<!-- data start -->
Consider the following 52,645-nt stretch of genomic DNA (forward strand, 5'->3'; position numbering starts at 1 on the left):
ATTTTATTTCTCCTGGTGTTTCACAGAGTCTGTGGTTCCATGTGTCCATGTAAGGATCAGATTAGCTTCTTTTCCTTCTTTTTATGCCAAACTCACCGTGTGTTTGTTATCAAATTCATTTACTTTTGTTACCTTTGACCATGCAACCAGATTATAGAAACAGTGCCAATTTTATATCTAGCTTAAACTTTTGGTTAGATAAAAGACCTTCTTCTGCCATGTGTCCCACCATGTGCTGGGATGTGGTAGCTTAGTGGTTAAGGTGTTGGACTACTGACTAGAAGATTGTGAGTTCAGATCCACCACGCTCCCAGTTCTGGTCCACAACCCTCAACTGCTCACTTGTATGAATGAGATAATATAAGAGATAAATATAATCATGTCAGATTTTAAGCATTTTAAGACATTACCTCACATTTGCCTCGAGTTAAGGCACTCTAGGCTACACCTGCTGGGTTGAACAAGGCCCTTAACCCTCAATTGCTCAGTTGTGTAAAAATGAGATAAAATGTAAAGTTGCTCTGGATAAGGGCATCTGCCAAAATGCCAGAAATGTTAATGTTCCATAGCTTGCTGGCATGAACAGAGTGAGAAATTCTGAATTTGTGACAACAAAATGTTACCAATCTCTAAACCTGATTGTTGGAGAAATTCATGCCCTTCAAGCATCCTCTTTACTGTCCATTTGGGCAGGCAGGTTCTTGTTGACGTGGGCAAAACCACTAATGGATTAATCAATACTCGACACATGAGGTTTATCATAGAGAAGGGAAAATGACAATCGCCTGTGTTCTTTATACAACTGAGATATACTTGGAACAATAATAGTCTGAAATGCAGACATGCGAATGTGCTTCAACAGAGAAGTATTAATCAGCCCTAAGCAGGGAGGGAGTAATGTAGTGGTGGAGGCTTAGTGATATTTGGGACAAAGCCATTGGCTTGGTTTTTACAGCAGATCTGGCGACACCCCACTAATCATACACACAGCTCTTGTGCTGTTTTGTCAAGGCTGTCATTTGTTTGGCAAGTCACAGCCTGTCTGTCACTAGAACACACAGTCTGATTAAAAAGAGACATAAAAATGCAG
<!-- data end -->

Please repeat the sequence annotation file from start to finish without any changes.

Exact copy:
Consider the following 52,645-nt stretch of genomic DNA (forward strand, 5'->3'; position numbering starts at 1 on the left):
ATTTTATTTCTCCTGGTGTTTCACAGAGTCTGTGGTTCCATGTGTCCATGTAAGGATCAGATTAGCTTCTTTTCCTTCTTTTTATGCCAAACTCACCGTGTGTTTGTTATCAAATTCATTTACTTTTGTTACCTTTGACCATGCAACCAGATTATAGAAACAGTGCCAATTTTATATCTAGCTTAAACTTTTGGTTAGATAAAAGACCTTCTTCTGCCATGTGTCCCACCATGTGCTGGGATGTGGTAGCTTAGTGGTTAAGGTGTTGGACTACTGACTAGAAGATTGTGAGTTCAGATCCACCACGCTCCCAGTTCTGGTCCACAACCCTCAACTGCTCACTTGTATGAATGAGATAATATAAGAGATAAATATAATCATGTCAGATTTTAAGCATTTTAAGACATTACCTCACATTTGCCTCGAGTTAAGGCACTCTAGGCTACACCTGCTGGGTTGAACAAGGCCCTTAACCCTCAATTGCTCAGTTGTGTAAAAATGAGATAAAATGTAAAGTTGCTCTGGATAAGGGCATCTGCCAAAATGCCAGAAATGTTAATGTTCCATAGCTTGCTGGCATGAACAGAGTGAGAAATTCTGAATTTGTGACAACAAAATGTTACCAATCTCTAAACCTGATTGTTGGAGAAATTCATGCCCTTCAAGCATCCTCTTTACTGTCCATTTGGGCAGGCAGGTTCTTGTTGACGTGGGCAAAACCACTAATGGATTAATCAATACTCGACACATGAGGTTTATCATAGAGAAGGGAAAATGACAATCGCCTGTGTTCTTTATACAACTGAGATATACTTGGAACAATAATAGTCTGAAATGCAGACATGCGAATGTGCTTCAACAGAGAAGTATTAATCAGCCCTAAGCAGGGAGGGAGTAATGTAGTGGTGGAGGCTTAGTGATATTTGGGACAAAGCCATTGGCTTGGTTTTTACAGCAGATCTGGCGACACCCCACTAATCATACACACAGCTCTTGTGCTGTTTTGTCAAGGCTGTCATTTGTTTGGCAAGTCACAGCCTGTCTGTCACTAGAACACACAGTCTGATTAAAAAGAGACATAAAAATGCAG